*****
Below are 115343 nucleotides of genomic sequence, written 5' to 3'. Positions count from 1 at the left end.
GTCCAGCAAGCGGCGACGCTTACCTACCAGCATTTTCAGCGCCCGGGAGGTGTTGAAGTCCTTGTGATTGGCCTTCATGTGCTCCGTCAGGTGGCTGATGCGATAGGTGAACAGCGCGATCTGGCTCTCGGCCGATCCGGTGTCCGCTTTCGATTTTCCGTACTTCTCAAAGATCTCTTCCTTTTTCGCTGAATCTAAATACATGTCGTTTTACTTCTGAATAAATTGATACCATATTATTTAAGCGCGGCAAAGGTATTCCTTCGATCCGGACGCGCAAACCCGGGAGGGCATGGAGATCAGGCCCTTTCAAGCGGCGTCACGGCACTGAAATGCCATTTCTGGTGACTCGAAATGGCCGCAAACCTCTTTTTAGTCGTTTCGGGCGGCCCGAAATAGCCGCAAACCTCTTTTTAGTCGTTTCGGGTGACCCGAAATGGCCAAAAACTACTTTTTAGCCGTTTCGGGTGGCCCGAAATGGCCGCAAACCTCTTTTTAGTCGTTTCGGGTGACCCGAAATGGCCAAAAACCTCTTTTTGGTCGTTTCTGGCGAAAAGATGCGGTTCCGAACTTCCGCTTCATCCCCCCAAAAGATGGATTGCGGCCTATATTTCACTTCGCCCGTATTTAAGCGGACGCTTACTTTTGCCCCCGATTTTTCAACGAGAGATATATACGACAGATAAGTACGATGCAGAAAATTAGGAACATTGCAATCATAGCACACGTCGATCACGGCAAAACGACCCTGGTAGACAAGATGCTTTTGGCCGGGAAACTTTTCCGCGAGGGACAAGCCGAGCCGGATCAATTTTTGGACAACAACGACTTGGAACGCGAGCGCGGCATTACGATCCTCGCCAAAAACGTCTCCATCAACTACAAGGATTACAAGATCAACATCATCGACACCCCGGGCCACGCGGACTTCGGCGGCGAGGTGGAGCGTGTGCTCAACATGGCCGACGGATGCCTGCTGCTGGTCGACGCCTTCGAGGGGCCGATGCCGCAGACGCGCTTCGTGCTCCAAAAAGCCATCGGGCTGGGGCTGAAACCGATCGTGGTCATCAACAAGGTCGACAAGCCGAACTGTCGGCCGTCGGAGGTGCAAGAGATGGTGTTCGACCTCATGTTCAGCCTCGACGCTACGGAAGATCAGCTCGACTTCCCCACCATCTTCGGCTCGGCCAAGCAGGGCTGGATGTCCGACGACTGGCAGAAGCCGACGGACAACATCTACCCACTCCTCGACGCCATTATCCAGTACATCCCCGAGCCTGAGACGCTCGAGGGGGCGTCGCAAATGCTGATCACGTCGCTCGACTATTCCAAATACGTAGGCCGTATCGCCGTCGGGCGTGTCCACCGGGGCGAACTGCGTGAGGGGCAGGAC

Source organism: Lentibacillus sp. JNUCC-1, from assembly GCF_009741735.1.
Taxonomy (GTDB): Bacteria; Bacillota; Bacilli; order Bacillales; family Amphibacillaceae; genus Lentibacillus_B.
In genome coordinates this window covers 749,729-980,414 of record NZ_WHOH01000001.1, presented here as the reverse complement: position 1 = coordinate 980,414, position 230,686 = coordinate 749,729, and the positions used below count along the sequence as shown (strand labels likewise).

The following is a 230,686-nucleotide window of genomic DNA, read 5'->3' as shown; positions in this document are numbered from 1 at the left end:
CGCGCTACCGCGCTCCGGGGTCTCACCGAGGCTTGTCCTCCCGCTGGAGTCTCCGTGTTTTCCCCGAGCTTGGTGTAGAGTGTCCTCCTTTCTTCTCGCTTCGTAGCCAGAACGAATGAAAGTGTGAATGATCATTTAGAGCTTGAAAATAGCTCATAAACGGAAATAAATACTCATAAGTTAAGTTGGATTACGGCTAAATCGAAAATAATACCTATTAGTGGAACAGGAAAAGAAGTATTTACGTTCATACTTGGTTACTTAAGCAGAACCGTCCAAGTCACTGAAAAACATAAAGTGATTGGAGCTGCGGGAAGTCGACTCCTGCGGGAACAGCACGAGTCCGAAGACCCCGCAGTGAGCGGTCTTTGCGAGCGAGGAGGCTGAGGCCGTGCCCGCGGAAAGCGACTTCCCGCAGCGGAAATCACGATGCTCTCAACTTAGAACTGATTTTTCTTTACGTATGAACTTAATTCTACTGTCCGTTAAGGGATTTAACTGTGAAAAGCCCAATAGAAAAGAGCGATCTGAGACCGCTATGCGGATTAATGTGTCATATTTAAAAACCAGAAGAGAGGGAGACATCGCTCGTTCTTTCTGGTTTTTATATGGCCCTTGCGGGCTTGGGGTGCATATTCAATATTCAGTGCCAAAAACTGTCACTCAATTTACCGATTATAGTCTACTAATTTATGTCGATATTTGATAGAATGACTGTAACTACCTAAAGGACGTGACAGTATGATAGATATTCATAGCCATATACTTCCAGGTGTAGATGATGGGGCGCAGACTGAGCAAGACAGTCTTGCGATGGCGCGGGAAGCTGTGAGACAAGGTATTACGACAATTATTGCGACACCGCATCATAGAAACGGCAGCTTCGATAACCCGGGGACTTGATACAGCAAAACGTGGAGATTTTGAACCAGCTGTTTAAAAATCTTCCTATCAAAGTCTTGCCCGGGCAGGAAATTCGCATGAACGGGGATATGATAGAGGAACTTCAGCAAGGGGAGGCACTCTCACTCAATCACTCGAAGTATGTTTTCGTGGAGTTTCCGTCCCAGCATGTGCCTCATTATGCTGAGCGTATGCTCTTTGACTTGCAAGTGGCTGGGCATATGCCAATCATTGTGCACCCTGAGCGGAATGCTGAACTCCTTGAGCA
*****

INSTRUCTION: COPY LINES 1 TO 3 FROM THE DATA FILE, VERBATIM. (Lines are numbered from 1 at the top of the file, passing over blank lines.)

Below are 115343 nucleotides of genomic sequence, written 5' to 3'. Positions count from 1 at the left end.
GTCCAGCAAGCGGCGACGCTTACCTACCAGCATTTTCAGCGCCCGGGAGGTGTTGAAGTCCTTGTGATTGGCCTTCATGTGCTCCGTCAGGTGGCTGATGCGATAGGTGAACAGCGCGATCTGGCTCTCGGCCGATCCGGTGTCCGCTTTCGATTTTCCGTACTTCTCAAAGATCTCTTCCTTTTTCGCTGAATCTAAATACATGTCGTTTTACTTCTGAATAAATTGATACCATATTATTTAAGCGCGGCAAAGGTATTCCTTCGATCCGGACGCGCAAACCCGGGAGGGCATGGAGATCAGGCCCTTTCAAGCGGCGTCACGGCACTGAAATGCCATTTCTGGTGACTCGAAATGGCCGCAAACCTCTTTTTAGTCGTTTCGGGCGGCCCGAAATAGCCGCAAACCTCTTTTTAGTCGTTTCGGGTGACCCGAAATGGCCAAAAACTACTTTTTAGCCGTTTCGGGTGGCCCGAAATGGCCGCAAACCTCTTTTTAGTCGTTTCGGGTGACCCGAAATGGCCAAAAACCTCTTTTTGGTCGTTTCTGGCGAAAAGATGCGGTTCCGAACTTCCGCTTCATCCCCCCAAAAGATGGATTGCGGCCTATATTTCACTTCGCCCGTATTTAAGCGGACGCTTACTTTTGCCCCCGATTTTTCAACGAGAGATATATACGACAGATAAGTACGATGCAGAAAATTAGGAACATTGCAATCATAGCACACGTCGATCACGGCAAAACGACCCTGGTAGACAAGATGCTTTTGGCCGGGAAACTTTTCCGCGAGGGACAAGCCGAGCCGGATCAATTTTTGGACAACAACGACTTGGAACGCGAGCGCGGCATTACGATCCTCGCCAAAAACGTCTCCATCAACTACAAGGATTACAAGATCAACATCATCGACACCCCGGGCCACGCGGACTTCGGCGGCGAGGTGGAGCGTGTGCTCAACATGGCCGACGGATGCCTGCTGCTGGTCGACGCCTTCGAGGGGCCGATGCCGCAGACGCGCTTCGTGCTCCAAAAAGCCATCGGGCTGGGGCTGAAACCGATCGTGGTCATCAACAAGGTCGACAAGCCGAACTGTCGGCCGTCGGAGGTGCAAGAGATGGTGTTCGACCTCATGTTCAGCCTCGACGCTACGGAAGATCAGCTCGACTTCCCCACCATCTTCGGCTCGGCCAAGCAGGGCTGGATGTCCGACGACTGGCAGAAGCCGACGGACAACATCTACCCACTCCTCGACGCCATTATCCAGTACATCCCCGAGCCTGAGACGCTCGAGGGGGCGTCGCAAATGCTGATCACGTCGCTCGACTATTCCAAATACGTAGGCCGTATCGCCGTCGGGCGTGTCCACCGGGGCGAACTGCGTGAGGGGCAGGAC

Source organism: Lentibacillus sp. JNUCC-1, from assembly GCF_009741735.1.